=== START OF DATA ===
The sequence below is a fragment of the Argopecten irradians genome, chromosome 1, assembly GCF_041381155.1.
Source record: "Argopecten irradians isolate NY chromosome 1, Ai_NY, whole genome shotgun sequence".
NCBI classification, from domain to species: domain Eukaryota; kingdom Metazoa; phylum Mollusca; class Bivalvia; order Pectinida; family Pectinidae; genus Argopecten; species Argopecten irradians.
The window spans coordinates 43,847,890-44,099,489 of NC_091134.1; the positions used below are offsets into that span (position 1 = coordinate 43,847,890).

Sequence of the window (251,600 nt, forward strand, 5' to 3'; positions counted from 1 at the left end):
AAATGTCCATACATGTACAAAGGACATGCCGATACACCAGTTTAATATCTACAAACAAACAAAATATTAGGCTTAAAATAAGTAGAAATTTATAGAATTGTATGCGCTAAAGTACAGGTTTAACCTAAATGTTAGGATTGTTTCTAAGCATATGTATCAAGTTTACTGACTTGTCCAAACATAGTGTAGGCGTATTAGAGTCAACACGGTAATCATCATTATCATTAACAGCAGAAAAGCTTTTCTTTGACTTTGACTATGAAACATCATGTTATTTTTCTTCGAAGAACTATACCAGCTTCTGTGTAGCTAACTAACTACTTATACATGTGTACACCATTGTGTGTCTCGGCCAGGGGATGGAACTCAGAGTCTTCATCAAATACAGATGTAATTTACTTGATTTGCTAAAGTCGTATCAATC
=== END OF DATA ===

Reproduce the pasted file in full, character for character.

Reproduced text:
The sequence below is a fragment of the Argopecten irradians genome, chromosome 1, assembly GCF_041381155.1.
Source record: "Argopecten irradians isolate NY chromosome 1, Ai_NY, whole genome shotgun sequence".
NCBI classification, from domain to species: domain Eukaryota; kingdom Metazoa; phylum Mollusca; class Bivalvia; order Pectinida; family Pectinidae; genus Argopecten; species Argopecten irradians.
The window spans coordinates 43,847,890-44,099,489 of NC_091134.1; the positions used below are offsets into that span (position 1 = coordinate 43,847,890).

Sequence of the window (251,600 nt, forward strand, 5' to 3'; positions counted from 1 at the left end):
AAATGTCCATACATGTACAAAGGACATGCCGATACACCAGTTTAATATCTACAAACAAACAAAATATTAGGCTTAAAATAAGTAGAAATTTATAGAATTGTATGCGCTAAAGTACAGGTTTAACCTAAATGTTAGGATTGTTTCTAAGCATATGTATCAAGTTTACTGACTTGTCCAAACATAGTGTAGGCGTATTAGAGTCAACACGGTAATCATCATTATCATTAACAGCAGAAAAGCTTTTCTTTGACTTTGACTATGAAACATCATGTTATTTTTCTTCGAAGAACTATACCAGCTTCTGTGTAGCTAACTAACTACTTATACATGTGTACACCATTGTGTGTCTCGGCCAGGGGATGGAACTCAGAGTCTTCATCAAATACAGATGTAATTTACTTGATTTGCTAAAGTCGTATCAATC